A strong brand strategy will help make the day-to-day running of your business much more straightforward. It also has the bonus of uniting everyone within an organisation under one banner, helping to iron out any misconceptions about the direction of travel. When working alongside a well-defined business plan, your brand strategy will help identify areas of growth and potential new sectors or categories in which you can expand.
All strong brands need a plan of attack
Regardless of industry or location, successful brands rely on good planning to achieve and sustain growth. Building brand value is an important goal as external opinions and perceptions can directly influence how a business or organisation performs. Engaging in meaningful brand development makes it possible to define a long-term plan to bring it closer to its audience while laying solid foundations for future growth.
Aiming for unity
The goal of a brand strategy is to unite all teams and departments under one cause. At LBD Studio, we use brand planning to create focused objectives that all parties can get behind. A good brand strategy should offer a roadmap to achieve your brand’s goals by closely aligning with the business plan. Team-specific objectives can, of course, come out of this. However, the main aim is to create a holistic program that helps shape the culture and direction. Actionable ‘brand level’ goals might take the form of new product development, marketing and advertising success, branded partnerships or simply better customer relationships.
Longevity vs the quick fix
Brand strategy is often wrongly compared with advertising or marketing campaigns. While there are similarities, we advise clients that brand planning will likely take 1-2 years before fully embedded. Unlike advertising exercises, a strategy is difficult to measure over the short term. It is important to remember that brand perceptions are not formed overnight, and brand planning aims to create a meaningful understanding of the brand.
Where do you start?
To define a successful strategy, we first look at the traits, goals, perceptions and truths already present within the brand. We then compare these to each area of the organisation, breaking down each service and product before agreeing on the commonalities and discrepancies. Stakeholders must discuss these topics openly from the beginning. A good brand strategy must achieve buy-in from senior team members if it is to be successfully adopted.
The first step in creating a brand strategy is to uncover the core purpose of your organisation. This statement is called a ‘brand proposition’ — the story that sits at the heart of all products and services. A proposition does not change every year, and nor should it: the classic example here is Nike’s ‘To bring inspiration and innovation to every athlete in the world’. This statement clarifies the type of work Nike is involved in while building a common goal for staff to get behind.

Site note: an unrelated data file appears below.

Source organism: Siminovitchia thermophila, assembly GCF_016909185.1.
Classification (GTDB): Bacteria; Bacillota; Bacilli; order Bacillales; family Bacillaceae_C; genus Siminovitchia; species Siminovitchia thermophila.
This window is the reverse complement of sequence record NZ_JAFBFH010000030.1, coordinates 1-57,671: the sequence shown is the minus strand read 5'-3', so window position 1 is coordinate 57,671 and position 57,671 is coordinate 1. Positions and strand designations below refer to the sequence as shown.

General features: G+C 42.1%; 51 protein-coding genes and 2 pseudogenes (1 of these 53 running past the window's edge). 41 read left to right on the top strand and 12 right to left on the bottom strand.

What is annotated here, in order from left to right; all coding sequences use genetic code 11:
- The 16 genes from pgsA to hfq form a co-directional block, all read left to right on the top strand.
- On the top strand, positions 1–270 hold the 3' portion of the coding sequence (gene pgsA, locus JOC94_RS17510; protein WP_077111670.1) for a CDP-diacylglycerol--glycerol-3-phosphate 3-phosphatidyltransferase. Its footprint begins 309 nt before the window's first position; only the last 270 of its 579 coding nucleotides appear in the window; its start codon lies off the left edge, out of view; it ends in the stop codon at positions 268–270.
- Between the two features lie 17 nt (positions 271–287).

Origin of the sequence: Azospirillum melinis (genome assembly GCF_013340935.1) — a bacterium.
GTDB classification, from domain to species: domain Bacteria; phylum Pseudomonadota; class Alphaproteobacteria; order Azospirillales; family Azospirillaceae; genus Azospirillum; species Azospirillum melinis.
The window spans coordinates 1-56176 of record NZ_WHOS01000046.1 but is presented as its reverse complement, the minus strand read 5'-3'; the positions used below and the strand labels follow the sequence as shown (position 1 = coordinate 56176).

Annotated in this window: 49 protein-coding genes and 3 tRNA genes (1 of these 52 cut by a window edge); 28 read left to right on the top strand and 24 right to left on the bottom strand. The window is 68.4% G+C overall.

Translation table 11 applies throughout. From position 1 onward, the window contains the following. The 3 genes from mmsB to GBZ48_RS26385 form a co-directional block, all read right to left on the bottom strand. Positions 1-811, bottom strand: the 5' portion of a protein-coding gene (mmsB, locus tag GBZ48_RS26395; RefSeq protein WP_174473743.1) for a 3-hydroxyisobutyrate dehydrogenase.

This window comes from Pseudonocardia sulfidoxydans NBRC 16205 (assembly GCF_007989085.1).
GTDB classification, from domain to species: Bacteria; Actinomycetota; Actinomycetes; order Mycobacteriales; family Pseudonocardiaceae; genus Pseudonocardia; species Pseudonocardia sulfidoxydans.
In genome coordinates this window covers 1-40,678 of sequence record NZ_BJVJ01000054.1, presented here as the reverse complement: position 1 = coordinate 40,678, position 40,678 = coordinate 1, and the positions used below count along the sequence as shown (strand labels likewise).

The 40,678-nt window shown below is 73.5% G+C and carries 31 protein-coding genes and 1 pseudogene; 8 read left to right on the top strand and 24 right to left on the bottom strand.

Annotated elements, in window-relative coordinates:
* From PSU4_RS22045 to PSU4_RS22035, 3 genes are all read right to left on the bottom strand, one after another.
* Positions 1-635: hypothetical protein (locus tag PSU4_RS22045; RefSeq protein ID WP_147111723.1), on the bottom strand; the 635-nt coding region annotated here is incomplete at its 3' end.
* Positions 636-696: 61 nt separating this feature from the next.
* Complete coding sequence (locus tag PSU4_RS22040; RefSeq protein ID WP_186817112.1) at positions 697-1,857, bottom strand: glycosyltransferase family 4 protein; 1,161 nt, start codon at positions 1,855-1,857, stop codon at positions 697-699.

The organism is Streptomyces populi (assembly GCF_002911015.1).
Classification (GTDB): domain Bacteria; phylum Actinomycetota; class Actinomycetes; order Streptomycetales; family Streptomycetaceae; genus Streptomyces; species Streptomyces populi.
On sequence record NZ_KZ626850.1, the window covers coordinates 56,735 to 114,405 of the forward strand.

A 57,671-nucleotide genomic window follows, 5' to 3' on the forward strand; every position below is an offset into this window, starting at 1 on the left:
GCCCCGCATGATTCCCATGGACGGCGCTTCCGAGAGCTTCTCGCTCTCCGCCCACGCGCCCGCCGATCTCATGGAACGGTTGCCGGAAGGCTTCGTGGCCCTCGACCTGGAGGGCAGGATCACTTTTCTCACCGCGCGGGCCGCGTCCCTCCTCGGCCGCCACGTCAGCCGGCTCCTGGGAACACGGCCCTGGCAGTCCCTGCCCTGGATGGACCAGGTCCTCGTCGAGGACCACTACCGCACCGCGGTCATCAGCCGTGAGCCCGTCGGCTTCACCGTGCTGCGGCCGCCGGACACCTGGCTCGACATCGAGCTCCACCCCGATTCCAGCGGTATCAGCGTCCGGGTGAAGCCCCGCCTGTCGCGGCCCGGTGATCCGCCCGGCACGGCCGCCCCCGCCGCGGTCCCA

Once articulated, this message will bring perennial focus to all activities. It will inform advertising campaigns, define partnerships and help audiences relate to the brand. The value of uncovering the story at the heart of a business can not be overstated when creating a robust and recognisable brand.
Context is important, and a brand can learn a lot by exploring the competitive environment. It is also recommended to look into companies or organisations from other industries as there is always something that can be learned as the challenges facing brands are often shared. These learnings may take the form of pricing strategy, product naming, branded partnerships or new territories for product development. It can also help to guide decision-making to avoid pitfalls and mistakes made by other brands.
A clear portfolio architecture and naming strategies for products and services are also valuable. Following the brand audit, it often becomes clear that there is confusion or incorrect perceptions around certain products as they have grown or changed over time. By uncovering and using the brand proposition, we can define a clear strategy for how the brand names its various elements. Apple is a good example, having created a clear naming structure for products like the iPhone, iPad and iMac.
We recommend bringing in an external consultant or agency (like ourselves) to help with this process. It is often difficult to have an open and honest discussion free of bias without external advice. We find that an outside perspective will cut through the noise and get to the heart of the matter much more effectively. It can also help alleviate internal conflict if there are competing departments, products or sub-brands at play.
If your business would benefit from a new approach to strategic development, please get in touch, and we will be happy to advise on the best route forward. We recommend that a strategic audit is undertaken before starting new strategic work to ensure it uses a solid evidence base.